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Despite falling wholesale prices, only a ''modest'' retail customer increase, a decline in retail sales volumes and tightened margins, Contact's use of different energy generation sources offset those negatives.
Contact's after-tax profit for the half-year to December of $88 million was $20 million, or 29% up on a year ago, while earnings before net interest expense, tax, depreciation, amortisation and change in fair value of financial instruments (Ebitdaf) was $253 million, up 10% from $231 million in the first half of the 2012 financial year.
Shares in Contact, which will repeat its 11c dividend, climbed 2.5%, or 13c, to 5.21% after the announcement.
Contact chief executive, Dennis Barnes, said the generator had delivered a ''solid half-year performance'' despite weakness in the wholesale electricity market and sustained competition in the retail market.
''Higher rainfall in the South Island resulted in increased hydro generation, displacing more expensive thermal generation,'' he said in a statement yesterday. Contact was able to respond by reducing thermal generation and purchase a larger proportion of its generation from the spot market, while prices were lower, he said.
''I'm pleased ... we have been able to flex the portfolio over the past six months to deliver good results in both wet and dry conditions,'' Mr Barnes said. Craigs Investment Partners broker, Chris Timms, described the result as ''very good'', being almost 30% ahead of last year and ahead of the overall consensus of various analysts' expectations.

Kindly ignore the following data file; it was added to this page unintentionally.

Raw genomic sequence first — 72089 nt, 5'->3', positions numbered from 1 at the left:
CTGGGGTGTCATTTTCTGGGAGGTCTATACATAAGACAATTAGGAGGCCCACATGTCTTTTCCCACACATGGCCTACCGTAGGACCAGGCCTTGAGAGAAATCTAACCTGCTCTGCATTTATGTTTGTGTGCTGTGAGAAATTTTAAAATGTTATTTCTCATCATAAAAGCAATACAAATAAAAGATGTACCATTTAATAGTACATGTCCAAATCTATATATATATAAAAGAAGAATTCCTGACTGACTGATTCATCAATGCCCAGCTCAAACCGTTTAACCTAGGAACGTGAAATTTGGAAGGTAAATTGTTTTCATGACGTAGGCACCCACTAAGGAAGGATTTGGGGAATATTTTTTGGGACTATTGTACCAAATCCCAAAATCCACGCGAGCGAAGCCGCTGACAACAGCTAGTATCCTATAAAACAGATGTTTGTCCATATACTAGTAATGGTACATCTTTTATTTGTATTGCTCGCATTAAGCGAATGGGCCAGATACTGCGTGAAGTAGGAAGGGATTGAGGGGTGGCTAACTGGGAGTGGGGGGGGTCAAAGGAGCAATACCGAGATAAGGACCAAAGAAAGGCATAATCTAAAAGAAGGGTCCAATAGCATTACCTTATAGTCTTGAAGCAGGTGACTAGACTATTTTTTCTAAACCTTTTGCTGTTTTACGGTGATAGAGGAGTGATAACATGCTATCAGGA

''We remain confident in their [financial] guidance of Ebitda of $520 million, which is above Craig's expectations,'' he said.
Forsyth Barr broker, Suzanne Kinnaird, said it was a ''good result'' for Contact, being more than 9.5% ahead of the first-half result, the profit of $88 million and underlying earnings of $92 million, both slightly ahead of the brokerage's expectations.
She said the proceeds from asset sales during full year 2013 were expected to be more than $100 million, the bulk coming from the sale of the gas-metering business, and proceeds from the sale of land at Clutha and New Plymouth.
Mr Timms cautioned that competition in the commercial arena; a historically strong sector for Contact, was increasing, in line with the already ''highly competitive'' retail market.
While coming to the end of more than $2 billion in capital expenditure, and with expectations of earnings growth, much of that growth would come from future cost reductions, he said.
Last week, as part of a plan to cut costs by up to $40 million, Contact announced plans to lay off up to 100 of 1100 staff, those jobs saving up to $9.4 million.
Mr Barnes yesterday said ''controlling costs was a priority''.
Contact had achieved an ''acceptable result'' in its retail business, despite high levels of customers switching, averaging about 30,000 a month. Sales dropped 1% and electricity sales margins fell by $1 per megawatt hour, reflecting ''competition for customers in an oversupplied market''.
He highlighted the Te Mihi power station was progressing to final the stages of development, with the first stages of power station commissioning started.
''The completion of Te Mihi will bring to an end a greater than $2 billion investment programme, adding lower-cost geothermal, and flexible thermal generation capacity and New Zealand's first gas storage facility,'' Mr Barnes said.